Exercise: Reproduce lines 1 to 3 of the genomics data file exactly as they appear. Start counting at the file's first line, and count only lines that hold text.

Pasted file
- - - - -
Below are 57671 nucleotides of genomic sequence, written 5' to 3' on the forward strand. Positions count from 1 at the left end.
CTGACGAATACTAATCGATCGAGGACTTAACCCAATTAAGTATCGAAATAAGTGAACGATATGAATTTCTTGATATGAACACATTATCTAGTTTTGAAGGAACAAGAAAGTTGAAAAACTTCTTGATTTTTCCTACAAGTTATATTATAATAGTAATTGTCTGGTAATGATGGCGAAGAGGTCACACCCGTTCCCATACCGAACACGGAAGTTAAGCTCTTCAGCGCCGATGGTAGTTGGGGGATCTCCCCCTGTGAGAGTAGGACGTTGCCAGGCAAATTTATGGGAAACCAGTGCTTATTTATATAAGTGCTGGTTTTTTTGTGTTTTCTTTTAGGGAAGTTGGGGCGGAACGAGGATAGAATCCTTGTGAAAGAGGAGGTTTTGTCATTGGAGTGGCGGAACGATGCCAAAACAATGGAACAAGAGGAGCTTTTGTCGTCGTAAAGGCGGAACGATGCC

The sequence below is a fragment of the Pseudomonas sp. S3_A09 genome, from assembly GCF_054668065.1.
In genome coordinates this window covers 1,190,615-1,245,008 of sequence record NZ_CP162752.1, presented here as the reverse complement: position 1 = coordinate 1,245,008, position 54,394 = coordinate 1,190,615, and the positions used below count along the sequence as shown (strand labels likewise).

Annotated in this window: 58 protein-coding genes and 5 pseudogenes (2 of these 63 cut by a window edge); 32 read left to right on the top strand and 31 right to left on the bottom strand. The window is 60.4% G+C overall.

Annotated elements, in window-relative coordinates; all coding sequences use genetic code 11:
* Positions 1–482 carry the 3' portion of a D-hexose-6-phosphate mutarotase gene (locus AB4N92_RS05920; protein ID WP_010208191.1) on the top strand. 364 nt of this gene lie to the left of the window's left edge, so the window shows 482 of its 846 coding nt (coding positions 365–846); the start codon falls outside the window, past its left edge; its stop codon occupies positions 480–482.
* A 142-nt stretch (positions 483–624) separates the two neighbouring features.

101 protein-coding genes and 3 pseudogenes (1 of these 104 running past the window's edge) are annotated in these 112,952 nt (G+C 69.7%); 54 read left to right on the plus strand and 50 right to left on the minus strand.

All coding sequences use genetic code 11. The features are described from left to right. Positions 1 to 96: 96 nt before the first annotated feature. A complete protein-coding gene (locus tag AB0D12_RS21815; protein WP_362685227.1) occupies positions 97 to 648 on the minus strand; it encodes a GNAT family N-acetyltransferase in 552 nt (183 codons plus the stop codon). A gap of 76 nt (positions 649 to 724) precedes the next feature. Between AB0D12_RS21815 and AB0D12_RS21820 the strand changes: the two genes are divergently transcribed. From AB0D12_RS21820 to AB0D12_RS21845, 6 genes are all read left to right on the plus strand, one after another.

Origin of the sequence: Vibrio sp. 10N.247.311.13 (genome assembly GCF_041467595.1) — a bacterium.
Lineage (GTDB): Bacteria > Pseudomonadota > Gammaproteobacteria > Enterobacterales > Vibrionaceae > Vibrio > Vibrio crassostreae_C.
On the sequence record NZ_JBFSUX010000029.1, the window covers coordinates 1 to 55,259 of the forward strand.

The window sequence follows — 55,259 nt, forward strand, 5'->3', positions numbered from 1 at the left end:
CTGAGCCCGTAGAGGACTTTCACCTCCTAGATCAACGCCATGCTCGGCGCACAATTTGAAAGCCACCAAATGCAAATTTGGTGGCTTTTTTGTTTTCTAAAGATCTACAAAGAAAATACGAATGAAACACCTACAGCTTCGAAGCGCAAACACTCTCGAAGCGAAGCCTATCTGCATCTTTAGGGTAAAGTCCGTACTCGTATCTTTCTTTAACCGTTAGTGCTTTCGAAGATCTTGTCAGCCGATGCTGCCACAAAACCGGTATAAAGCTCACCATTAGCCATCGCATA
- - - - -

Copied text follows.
Below are 57671 nucleotides of genomic sequence, written 5' to 3' on the forward strand. Positions count from 1 at the left end.
CTGACGAATACTAATCGATCGAGGACTTAACCCAATTAAGTATCGAAATAAGTGAACGATATGAATTTCTTGATATGAACACATTATCTAGTTTTGAAGGAACAAGAAAGTTGAAAAACTTCTTGATTTTTCCTACAAGTTATATTATAATAGTAATTGTCTGGTAATGATGGCGAAGAGGTCACACCCGTTCCCATACCGAACACGGAAGTTAAGCTCTTCAGCGCCGATGGTAGTTGGGGGATCTCCCCCTGTGAGAGTAGGACGTTGCCAGGCAAATTTATGGGAAACCAGTGCTTATTTATATAAGTGCTGGTTTTTTTGTGTTTTCTTTTAGGGAAGTTGGGGCGGAACGAGGATAGAATCCTTGTGAAAGAGGAGGTTTTGTCATTGGAGTGGCGGAACGATGCCAAAACAATGGAACAAGAGGAGCTTTTGTCGTCGTAAAGGCGGAACGATGCC

The sequence below is a fragment of the Pseudomonas sp. S3_A09 genome, from assembly GCF_054668065.1.